Every piece counts: Skills I gained from STEP helped my job search in unexpected ways

by Patrick Nygren

Like many who start PhD programs and go on to postdoc positions, I was focused on the academic world, and the big question for me was: teaching or research? As my projects in the lab progressed, I found myself much more interested in communicating with others about the background and implications of my research rather than doing the research itself. I applied for the STEP program, reasoning that if I enjoyed conveying information, teaching might be a good fit. But teaching is so much more than conveying information. In the first STEP meetings we learned about Bloom’s taxonomy of cognition and how to help facilitate deep engagement—rather than just receiving information—with concepts. When my group and I started developing and planning our course, I quickly found that creating curriculum involves thinking strategically about how to be clear and concise, yet leave space for deep insights and student engagement.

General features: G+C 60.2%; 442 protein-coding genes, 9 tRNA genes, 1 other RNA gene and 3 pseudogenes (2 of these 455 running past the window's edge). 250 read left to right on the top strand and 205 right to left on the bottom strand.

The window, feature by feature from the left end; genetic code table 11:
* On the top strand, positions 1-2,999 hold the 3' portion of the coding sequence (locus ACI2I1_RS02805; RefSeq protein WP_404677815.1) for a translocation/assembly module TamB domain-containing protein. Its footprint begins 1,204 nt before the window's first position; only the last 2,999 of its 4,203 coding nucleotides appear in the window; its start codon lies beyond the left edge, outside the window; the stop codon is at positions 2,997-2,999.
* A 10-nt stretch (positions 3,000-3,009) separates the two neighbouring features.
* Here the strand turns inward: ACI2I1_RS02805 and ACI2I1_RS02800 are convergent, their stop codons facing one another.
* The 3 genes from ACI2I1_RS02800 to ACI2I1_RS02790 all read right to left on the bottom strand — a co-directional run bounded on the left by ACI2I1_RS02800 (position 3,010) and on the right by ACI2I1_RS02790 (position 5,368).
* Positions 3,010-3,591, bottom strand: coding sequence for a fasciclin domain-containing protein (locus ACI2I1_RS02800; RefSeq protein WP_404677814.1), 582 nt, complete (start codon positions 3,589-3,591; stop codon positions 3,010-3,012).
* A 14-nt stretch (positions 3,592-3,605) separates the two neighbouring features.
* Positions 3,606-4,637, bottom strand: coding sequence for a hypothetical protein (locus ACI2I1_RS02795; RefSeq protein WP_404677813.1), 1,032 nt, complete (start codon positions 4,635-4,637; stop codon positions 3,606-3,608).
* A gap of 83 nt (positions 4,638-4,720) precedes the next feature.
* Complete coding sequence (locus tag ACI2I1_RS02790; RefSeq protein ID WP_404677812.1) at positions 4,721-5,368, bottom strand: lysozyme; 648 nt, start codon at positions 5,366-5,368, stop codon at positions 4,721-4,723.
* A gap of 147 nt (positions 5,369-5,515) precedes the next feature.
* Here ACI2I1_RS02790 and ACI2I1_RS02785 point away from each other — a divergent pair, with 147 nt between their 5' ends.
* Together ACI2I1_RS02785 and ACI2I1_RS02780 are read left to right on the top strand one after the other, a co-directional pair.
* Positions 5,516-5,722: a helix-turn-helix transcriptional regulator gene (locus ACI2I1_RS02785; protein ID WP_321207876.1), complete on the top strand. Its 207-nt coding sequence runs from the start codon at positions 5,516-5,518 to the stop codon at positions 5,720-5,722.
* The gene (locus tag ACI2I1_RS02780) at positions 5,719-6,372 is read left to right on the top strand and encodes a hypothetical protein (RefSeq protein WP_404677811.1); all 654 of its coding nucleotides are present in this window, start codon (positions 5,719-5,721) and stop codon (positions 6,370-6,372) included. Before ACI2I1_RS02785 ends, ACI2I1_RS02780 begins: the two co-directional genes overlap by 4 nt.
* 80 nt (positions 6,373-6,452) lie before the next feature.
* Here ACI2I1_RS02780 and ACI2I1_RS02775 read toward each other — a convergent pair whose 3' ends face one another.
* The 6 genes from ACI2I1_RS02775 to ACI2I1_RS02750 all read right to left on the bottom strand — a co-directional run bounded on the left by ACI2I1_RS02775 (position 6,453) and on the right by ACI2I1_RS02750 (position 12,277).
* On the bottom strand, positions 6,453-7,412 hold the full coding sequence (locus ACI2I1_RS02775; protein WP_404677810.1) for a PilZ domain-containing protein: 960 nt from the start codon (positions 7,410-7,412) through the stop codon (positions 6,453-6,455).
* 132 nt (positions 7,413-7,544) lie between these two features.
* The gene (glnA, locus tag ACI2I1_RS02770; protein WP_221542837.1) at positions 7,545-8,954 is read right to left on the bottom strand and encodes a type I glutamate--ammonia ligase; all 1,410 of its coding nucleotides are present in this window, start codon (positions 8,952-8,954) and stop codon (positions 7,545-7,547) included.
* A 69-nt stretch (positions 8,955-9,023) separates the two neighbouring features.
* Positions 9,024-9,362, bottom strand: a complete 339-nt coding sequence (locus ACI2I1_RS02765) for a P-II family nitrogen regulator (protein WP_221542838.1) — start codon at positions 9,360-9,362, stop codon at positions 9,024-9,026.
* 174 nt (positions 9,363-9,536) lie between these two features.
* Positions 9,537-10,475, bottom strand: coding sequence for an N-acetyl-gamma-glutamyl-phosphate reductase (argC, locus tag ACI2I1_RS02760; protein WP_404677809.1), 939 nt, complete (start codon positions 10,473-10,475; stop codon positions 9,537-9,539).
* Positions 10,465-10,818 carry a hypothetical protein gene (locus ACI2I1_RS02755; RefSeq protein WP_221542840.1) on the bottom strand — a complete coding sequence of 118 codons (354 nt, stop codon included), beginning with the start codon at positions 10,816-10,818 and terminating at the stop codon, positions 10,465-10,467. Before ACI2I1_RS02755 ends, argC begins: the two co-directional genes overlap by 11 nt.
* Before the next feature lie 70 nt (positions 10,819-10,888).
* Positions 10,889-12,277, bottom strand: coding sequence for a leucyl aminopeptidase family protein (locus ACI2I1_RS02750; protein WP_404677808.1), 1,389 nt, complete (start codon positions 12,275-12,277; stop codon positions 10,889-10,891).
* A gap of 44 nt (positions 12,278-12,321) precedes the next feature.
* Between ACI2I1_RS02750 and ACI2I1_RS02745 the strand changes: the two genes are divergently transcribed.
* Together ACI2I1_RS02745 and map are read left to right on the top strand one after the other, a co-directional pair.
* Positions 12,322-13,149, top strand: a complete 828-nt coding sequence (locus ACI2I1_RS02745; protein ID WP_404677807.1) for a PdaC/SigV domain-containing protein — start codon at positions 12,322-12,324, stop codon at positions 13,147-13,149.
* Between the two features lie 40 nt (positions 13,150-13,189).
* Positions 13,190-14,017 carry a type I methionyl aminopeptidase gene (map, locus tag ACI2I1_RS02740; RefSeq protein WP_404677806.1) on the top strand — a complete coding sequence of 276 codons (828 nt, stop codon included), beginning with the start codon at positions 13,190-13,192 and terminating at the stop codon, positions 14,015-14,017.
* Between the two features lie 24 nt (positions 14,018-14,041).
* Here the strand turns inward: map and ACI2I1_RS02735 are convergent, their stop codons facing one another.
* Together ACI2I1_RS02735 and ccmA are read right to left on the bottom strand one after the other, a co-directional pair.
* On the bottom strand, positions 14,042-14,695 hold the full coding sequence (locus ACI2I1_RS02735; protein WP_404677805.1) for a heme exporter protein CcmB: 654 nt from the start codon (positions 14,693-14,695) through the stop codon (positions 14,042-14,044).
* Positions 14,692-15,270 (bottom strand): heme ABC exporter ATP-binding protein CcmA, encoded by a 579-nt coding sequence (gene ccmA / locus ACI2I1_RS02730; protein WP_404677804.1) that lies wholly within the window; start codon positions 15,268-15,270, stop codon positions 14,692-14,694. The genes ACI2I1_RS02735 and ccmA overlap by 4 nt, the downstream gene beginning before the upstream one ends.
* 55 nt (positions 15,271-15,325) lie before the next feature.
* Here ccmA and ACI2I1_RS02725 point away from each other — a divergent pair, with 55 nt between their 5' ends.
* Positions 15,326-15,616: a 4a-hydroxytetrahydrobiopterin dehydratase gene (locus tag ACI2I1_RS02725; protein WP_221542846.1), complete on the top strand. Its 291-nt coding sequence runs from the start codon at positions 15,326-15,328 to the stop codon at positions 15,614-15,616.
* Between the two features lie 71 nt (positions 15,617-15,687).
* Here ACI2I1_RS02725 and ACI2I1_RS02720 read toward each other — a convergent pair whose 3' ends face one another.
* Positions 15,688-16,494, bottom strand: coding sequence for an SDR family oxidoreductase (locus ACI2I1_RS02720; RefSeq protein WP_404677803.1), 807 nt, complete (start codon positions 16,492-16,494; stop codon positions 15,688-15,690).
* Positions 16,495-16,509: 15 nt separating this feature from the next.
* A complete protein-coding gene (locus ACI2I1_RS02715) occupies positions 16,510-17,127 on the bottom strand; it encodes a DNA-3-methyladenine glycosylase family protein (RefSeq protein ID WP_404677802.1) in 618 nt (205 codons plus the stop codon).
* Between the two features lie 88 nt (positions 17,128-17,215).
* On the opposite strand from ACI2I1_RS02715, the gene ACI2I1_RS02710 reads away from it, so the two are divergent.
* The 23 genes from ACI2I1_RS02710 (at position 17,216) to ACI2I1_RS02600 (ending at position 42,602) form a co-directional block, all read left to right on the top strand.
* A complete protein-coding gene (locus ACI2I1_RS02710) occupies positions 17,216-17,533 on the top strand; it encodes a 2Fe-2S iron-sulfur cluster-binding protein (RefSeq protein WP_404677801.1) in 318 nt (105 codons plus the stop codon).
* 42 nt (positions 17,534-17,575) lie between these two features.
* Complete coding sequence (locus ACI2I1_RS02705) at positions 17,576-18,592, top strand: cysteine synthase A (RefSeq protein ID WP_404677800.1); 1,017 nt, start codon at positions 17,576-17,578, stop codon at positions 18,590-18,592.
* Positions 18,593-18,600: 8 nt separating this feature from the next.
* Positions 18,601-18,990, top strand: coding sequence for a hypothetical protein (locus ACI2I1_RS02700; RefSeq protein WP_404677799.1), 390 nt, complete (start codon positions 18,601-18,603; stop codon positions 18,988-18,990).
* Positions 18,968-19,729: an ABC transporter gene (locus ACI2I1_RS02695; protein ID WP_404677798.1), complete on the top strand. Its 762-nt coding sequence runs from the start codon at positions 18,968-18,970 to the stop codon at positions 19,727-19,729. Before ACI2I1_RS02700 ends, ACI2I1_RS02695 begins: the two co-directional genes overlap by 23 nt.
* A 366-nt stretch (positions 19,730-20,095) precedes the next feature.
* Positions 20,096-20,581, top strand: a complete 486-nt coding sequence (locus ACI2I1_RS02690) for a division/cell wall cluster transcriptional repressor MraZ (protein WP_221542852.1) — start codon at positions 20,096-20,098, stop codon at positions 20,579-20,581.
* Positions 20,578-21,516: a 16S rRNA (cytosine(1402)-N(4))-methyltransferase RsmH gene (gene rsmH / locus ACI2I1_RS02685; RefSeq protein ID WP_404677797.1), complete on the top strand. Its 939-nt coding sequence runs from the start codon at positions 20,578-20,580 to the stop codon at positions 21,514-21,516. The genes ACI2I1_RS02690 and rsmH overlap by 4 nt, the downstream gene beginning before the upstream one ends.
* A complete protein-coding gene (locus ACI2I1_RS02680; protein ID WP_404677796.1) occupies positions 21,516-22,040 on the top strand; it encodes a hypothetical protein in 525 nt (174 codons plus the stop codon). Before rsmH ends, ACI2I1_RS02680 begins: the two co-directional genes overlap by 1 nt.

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Away from Home

By Parisa Hosseinzadeh

Science is majestic, beautiful, and inspiring. Yet, being a scientist has its hard moments: long hours of working in the lab, failed experiments, emotional distress, self-doubt, and many other difficult situations that scientists deal with, and have been dealing with, throughout history. Another difficulty remains hidden. It creeps into the lives of some scientists, cripples them at moments, depresses them at times, hits them hard … and that is “being away from home”. And you won’t know how hard it is unless you feel it in your bones.

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